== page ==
Spirit Adrift came to life in 2015 after founding member Nate Garrett (Gatecreeper, ex-Take Over And Destroy) found himself at a crossroads and deeply in debt to alcohol. The realities he faced led to his taking solace in music and creating his way out of an ever increasing hole of despair. He spoke at length with Noisey about the terror he faced and how Spirit Adrift was borne from that, and how it was the beginnings of a new path to clarity. After the Behind – Beyond EP of this year, Spirit Adrift has taken a huge step forward and while the music is steeped in pain, there is hope at its centre. It seems unnecessary to perpetuate a time in a person’s life where things weren’t great, so instead let’s look at the album that came out of the turmoil and how it’s leading Nate into a brighter future. We’ve also got a specially curated playlist from Nate himself which gives us some insight into his inspirations for this solo project.
Spirit Adrift is one of many forces in my life that realigned my path and saved me. The others being my future wife, our families, my community of support, and my dog. My fiancé definitely was the most important one. I can say with all certainty I’d be dead without her. But yeah, Spirit Adrift plays a key role in all that. Initially, it gave me something to redirect the obsessed part of my mind. Instead of power drinking for 12 hours straight, I’d be playing drums until my hands bled, or reworking guitar parts until I couldn’t even think. I’m more hopeful than I have ever been for my future. I’m happier than I’ve ever been in my whole life. Spirit Adrift will forever be inherently connected with everything that happened to give me a reason to live, and the drive to be a better person.
Chained To Oblivion marks the first time Garrett has created music independently from a band and he plays everything heard on this record. Considering his frame of mind at the time of recording and having ventured out as a solo artist, the album is coherent, textured and shot through with the kind of sadness only hitting rock bottom can inspire. When asked about how making music alone felt, he had this to say.
The writing and recording process was intense, especially considering the time frame in which I did it. I wrote and recorded the EP in May of 2015, then recorded the full-length in October. I had zero material prepared prior to that. It was a lot of pressure, but to be honest that was a good feeling. I knew if I blew it, I had no one to blame but myself. These circumstances motivated me more than I had been in a really long time. It totally consumed me for those 5-6 months. I mean consumed me. I re-taught myself how to play drums before the EP, and then had to get good enough to play what was in my head for the full-length. I was working on Chained To Oblivion basically every waking moment, in some way or another. There were moments when it was overwhelming, but it makes it that much more satisfying now. I wouldn’t have it any other way. That said, there’s been a ton of interest from some important people in live performances, so I put a band together. I’m grateful and fortunate, all my first choices agreed to be involved. I wholeheartedly trust these guys with the songs. Lets just say we’re ready to make a serious impact in the live setting.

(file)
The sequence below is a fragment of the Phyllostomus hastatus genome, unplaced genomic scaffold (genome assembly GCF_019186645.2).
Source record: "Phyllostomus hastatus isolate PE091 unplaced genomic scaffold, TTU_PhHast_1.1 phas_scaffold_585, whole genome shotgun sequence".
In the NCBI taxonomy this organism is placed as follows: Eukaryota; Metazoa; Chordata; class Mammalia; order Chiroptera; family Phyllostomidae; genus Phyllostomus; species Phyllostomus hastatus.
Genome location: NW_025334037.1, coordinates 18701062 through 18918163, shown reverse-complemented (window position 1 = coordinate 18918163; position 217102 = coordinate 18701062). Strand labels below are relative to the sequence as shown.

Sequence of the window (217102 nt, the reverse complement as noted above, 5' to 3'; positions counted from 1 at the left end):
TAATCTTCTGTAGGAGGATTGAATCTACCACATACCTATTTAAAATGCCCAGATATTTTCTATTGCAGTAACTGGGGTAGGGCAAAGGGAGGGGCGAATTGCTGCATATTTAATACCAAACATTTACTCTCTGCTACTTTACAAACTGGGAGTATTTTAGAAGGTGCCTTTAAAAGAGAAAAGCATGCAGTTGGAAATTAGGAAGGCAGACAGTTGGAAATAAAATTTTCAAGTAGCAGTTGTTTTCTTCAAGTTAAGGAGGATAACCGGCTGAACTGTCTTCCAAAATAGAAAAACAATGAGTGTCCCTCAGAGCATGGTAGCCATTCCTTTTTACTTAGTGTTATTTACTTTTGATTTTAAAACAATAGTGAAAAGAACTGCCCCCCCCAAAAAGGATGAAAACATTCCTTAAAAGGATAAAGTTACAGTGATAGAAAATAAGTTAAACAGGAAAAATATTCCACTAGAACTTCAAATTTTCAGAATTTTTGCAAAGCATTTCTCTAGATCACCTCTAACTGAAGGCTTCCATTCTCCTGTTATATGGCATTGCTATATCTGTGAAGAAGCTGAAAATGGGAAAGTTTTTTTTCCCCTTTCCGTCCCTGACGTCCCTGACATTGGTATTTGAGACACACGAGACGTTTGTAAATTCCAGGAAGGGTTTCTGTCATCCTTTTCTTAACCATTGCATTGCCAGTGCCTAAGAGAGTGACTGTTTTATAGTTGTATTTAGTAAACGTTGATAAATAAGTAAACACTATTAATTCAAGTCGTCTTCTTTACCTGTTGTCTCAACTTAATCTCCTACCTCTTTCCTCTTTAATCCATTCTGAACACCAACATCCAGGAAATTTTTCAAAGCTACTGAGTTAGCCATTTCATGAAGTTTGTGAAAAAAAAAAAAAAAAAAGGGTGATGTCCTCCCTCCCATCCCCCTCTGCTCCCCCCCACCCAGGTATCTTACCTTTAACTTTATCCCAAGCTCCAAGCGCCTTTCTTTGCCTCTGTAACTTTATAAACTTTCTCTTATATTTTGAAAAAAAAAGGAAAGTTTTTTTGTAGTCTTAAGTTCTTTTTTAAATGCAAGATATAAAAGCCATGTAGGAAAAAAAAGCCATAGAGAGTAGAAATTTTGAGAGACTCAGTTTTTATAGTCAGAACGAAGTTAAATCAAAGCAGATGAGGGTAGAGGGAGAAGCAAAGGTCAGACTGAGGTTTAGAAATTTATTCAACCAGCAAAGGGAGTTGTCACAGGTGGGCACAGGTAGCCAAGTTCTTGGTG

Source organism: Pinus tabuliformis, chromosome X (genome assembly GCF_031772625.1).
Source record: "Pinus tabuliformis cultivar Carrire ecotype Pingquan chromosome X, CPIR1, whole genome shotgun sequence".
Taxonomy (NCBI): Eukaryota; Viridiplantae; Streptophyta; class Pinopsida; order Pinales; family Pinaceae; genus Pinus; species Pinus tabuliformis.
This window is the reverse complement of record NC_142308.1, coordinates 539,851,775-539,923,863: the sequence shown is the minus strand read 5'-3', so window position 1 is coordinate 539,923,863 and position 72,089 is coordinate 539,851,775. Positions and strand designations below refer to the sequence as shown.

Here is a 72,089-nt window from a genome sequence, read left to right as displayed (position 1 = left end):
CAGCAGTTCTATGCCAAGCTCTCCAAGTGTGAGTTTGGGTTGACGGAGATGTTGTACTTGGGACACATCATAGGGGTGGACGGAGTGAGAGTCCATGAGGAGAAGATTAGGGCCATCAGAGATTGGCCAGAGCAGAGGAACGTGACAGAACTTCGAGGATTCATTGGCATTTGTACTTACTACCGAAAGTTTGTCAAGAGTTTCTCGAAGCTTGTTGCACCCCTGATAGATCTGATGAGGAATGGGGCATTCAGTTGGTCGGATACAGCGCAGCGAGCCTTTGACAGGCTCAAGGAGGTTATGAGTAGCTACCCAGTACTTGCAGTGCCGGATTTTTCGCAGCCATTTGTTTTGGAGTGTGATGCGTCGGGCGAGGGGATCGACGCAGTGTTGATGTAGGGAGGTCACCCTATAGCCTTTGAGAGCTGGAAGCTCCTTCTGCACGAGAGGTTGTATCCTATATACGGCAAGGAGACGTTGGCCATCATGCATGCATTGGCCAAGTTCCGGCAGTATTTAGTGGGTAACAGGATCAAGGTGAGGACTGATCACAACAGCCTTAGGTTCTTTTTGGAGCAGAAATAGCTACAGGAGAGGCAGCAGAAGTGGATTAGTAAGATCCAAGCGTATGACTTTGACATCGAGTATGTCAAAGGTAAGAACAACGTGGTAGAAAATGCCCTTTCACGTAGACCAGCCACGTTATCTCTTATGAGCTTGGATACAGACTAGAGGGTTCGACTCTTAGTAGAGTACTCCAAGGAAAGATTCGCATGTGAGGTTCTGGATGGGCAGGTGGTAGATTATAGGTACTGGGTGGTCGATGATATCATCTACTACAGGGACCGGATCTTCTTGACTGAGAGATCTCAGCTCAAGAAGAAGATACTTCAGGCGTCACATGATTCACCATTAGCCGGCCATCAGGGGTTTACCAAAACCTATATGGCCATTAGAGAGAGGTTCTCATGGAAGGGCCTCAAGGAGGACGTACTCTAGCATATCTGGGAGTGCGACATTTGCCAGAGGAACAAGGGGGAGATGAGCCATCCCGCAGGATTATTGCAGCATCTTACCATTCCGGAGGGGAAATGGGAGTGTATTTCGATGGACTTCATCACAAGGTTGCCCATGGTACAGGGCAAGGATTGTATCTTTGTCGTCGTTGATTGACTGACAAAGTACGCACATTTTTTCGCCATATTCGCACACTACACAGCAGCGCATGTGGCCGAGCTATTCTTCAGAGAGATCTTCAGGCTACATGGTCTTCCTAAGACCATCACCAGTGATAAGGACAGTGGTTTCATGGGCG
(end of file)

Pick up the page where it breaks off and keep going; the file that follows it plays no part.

Chained To Oblivion follows a familiar pattern of doomed passages and straightforward beats, but it’s the honesty and rawness of the sound that appeals more than anything. Garrett’s voice isn’t perfect, but it’s layered in harmony and imbued with all the harshness of life and the tribulations that he’s faced in recent times. He speaks of the battle in “Psychic Tide,” and his vocal performance calls to mind that of Brett Campbell of Pallbearer (a comparison Nate says he finds 100% flattering and goes into more detail on below). The track moves in fairly simplistic waves, but occasionally dips into somewhat dissonant territory, which gives the song an addled perspective that addiction unfortunately brings. There’s a definite emotional curve to this first track and it’s here that the album begins its journey towards the other side, towards hope and light and the promise of a future. Guitars are crunchy when needed, but soar when the song takes a moment to look towards the horizon and the aspirations that lie there. They spin out into the space and wrap you in warmth and promise, and it’s here that Chained To Oblivion truly takes flight.